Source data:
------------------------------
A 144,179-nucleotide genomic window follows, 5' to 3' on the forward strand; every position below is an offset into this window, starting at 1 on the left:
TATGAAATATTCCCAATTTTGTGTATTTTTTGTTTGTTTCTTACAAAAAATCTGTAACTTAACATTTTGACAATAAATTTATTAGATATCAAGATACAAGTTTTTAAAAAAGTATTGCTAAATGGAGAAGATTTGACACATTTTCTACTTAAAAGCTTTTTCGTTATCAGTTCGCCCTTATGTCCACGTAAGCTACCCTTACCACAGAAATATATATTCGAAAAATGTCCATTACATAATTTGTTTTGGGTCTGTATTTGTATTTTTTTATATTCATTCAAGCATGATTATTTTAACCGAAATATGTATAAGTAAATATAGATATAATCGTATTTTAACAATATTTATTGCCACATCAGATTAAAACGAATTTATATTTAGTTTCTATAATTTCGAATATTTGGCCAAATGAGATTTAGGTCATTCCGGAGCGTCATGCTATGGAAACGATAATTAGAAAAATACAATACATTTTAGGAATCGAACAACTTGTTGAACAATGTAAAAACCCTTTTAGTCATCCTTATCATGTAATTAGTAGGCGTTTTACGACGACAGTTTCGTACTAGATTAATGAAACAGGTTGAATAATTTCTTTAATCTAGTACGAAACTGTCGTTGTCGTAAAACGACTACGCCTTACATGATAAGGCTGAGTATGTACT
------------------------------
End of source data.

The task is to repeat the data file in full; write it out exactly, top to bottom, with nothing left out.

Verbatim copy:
A 144,179-nucleotide genomic window follows, 5' to 3' on the forward strand; every position below is an offset into this window, starting at 1 on the left:
TATGAAATATTCCCAATTTTGTGTATTTTTTGTTTGTTTCTTACAAAAAATCTGTAACTTAACATTTTGACAATAAATTTATTAGATATCAAGATACAAGTTTTTAAAAAAGTATTGCTAAATGGAGAAGATTTGACACATTTTCTACTTAAAAGCTTTTTCGTTATCAGTTCGCCCTTATGTCCACGTAAGCTACCCTTACCACAGAAATATATATTCGAAAAATGTCCATTACATAATTTGTTTTGGGTCTGTATTTGTATTTTTTTATATTCATTCAAGCATGATTATTTTAACCGAAATATGTATAAGTAAATATAGATATAATCGTATTTTAACAATATTTATTGCCACATCAGATTAAAACGAATTTATATTTAGTTTCTATAATTTCGAATATTTGGCCAAATGAGATTTAGGTCATTCCGGAGCGTCATGCTATGGAAACGATAATTAGAAAAATACAATACATTTTAGGAATCGAACAACTTGTTGAACAATGTAAAAACCCTTTTAGTCATCCTTATCATGTAATTAGTAGGCGTTTTACGACGACAGTTTCGTACTAGATTAATGAAACAGGTTGAATAATTTCTTTAATCTAGTACGAAACTGTCGTTGTCGTAAAACGACTACGCCTTACATGATAAGGCTGAGTATGTACT